In the fitness world, you need to constantly improve two things:
Keeping all of your clients each month is what retention is at its core. Let’s look at what retention is and then talk about how you can calculate it monthly and annually so that you can decide how you’ll track this critical metric moving forward.
Before we move forward, though, I’ll use the term “clients” in these articles. Please note that clients can mean:
Any person who is paying you money to do fitness or health and wellness is exactly who I want you to keep more of in your coaching business (heck, if you run any business that intends to retain your customers, this article series will help you)
The other two articles in this series for your reference are:
Ok, let’s press on!
(Resource: Coaches are only as successful as their business skills. Get an introduction to the most important business skills for your coaching career here.)
Simply stated, retention is a number that we believe needs to be calculated at the monthly and then the annual level.
We will look at the “churn” number first and then turn that churn into your retention number immediately after:
Whether you look at monthly or annually, the concept of churn and retention is still the same. Your churn is what you lose, and your retention is what you kept.
Retention math should be pretty easy once you begin practicing it.
Your monthly retention rate is one minus monthly churn rate.
Monthly Churn =
Something worth noting here is that you would not add in the number of new clients who began with you that month as part of that month’s retention number. You would add those clients into any subsequent months, though.
I like to look at annual churn rate in a few ways because I think each way teaches me something a bit different and helpful.
This version of annual retention math looks at an ongoing client count vs the number of people who leave. The reason why this is interesting is because if you are putting new clients into your gym, you are factoring in that increase in client count as part of your math.
Annual Retention (v1) =
The easiest way for me to explain this is through an example:
Churn = 60 clients lost / 110 total clients who “touched” your gym = 55% churn
Retention = 1 – 60% churn = 45% retention for the year
If you’ve not looked at longer-term retention much before, this may look daunting to see a churn percentage that high. I’m telling you that your retention is sub 50%, but you still have the same number of clients you did to begin the year. It doesn’t feel as bad when you look at your net client count as 100% of your previous client count, but you must take into account how many people are leaving your gym throughout the year.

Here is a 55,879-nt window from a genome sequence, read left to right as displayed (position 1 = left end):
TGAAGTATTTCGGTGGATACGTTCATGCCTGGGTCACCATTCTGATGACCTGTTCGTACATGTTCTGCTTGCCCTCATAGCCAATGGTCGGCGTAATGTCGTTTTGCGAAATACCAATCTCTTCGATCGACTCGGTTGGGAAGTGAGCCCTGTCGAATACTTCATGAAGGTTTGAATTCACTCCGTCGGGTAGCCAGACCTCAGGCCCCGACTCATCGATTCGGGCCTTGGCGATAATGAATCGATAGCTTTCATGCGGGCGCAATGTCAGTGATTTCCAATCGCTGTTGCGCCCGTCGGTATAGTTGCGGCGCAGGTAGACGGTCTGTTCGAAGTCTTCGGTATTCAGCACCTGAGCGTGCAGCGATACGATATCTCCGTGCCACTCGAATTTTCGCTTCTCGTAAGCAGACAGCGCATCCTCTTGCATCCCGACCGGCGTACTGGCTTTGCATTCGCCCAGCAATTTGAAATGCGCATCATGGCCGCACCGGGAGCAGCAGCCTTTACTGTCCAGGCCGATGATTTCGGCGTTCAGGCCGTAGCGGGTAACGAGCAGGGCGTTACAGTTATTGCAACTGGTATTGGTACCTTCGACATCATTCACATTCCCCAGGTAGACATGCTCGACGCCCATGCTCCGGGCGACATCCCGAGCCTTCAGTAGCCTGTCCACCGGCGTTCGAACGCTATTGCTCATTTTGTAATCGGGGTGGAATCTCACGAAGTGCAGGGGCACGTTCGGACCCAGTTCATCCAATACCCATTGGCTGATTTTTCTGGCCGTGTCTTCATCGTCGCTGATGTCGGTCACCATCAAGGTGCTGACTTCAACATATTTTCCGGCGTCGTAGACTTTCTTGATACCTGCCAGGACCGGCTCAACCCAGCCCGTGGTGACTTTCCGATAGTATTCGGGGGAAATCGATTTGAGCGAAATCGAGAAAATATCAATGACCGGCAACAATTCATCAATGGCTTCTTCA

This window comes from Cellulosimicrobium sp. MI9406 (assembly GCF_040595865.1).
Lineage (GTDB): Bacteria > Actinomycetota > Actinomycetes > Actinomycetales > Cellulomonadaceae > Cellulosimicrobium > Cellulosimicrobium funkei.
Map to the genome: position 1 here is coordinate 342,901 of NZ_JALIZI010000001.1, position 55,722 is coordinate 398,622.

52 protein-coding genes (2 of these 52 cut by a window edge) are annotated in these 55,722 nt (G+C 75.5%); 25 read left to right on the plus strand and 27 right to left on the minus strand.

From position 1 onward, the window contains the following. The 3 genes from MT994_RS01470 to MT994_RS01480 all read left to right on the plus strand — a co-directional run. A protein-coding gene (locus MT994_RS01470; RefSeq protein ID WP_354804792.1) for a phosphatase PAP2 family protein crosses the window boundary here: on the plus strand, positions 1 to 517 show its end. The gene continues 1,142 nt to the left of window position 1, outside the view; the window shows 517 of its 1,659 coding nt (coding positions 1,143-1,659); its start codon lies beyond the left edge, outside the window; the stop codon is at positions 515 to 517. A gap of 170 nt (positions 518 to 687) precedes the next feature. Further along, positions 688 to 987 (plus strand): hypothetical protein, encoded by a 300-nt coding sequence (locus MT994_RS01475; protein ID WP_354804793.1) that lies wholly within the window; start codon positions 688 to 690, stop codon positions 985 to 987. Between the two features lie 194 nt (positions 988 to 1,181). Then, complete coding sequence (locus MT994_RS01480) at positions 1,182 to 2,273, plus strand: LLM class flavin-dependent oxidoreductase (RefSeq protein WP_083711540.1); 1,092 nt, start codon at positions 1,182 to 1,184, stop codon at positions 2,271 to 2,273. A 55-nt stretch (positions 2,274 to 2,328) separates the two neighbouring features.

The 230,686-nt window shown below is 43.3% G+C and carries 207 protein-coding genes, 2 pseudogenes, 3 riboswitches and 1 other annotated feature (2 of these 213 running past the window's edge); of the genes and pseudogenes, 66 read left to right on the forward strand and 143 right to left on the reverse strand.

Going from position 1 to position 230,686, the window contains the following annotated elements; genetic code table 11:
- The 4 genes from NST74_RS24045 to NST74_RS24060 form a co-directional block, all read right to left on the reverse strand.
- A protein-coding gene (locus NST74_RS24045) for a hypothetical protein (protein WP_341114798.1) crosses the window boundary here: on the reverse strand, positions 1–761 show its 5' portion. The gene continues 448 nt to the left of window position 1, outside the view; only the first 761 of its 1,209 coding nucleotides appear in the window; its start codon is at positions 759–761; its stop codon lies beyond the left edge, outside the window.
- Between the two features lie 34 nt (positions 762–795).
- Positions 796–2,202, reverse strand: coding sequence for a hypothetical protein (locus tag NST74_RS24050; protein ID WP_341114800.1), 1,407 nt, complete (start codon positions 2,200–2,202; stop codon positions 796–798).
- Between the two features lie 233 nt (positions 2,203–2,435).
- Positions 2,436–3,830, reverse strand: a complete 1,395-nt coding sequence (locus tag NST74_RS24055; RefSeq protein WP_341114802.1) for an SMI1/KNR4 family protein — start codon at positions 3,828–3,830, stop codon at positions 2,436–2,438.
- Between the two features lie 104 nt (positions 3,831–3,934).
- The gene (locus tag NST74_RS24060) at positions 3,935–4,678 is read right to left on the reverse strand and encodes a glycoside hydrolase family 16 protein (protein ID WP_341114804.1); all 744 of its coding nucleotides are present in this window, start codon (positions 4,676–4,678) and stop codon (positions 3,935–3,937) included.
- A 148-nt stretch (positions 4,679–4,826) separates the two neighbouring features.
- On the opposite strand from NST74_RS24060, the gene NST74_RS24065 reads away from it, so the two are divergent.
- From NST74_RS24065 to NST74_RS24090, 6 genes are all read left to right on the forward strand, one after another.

This example is the same exact idea as your monthly math except it lengthens the time frame from 1 month to 12 months (we’ll discuss rolling averages below).
Annual Retention (v2) =
Let’s use the same exact example from above:
Churn = 30 clients lost / 50 beginning clients = 60% churn
Retention = 1 – 60% churn = 40% retention for the year
Why do both percentages in the first place?
It’s a different perspective for the business, and it really shows you how effectively you’re growing and retaining your clients. To not go into spreadsheet math here, here is the difference between the 2 calculations:
It’s one thing to look at 1 singular retention statistic, but as with most metrics, it’s very important to have context on where you were, where you are, and what the difference between the two is – i.e., the trend.
There are two nice ways to look at the trends of your retention:
What you’re after in either case is to learn how you are doing in the longer-run, the trend. You want to see if your efforts to improve your retention (if you have concerted efforts) are working or not. Those calculations and graphs are extremely helpful to learn that.
Hopefully, you have a great sense of what retention is and how to calculate it. If you have any questions, just comment below or send us a social media message, and we’re happy to clarify.
If you feel comfortable here and you want to read about “what impacts your retention rate” so that you can continue to grow your gym, click here.
Learn how to improve your retention rate in this free Professional Coaching Blueprint.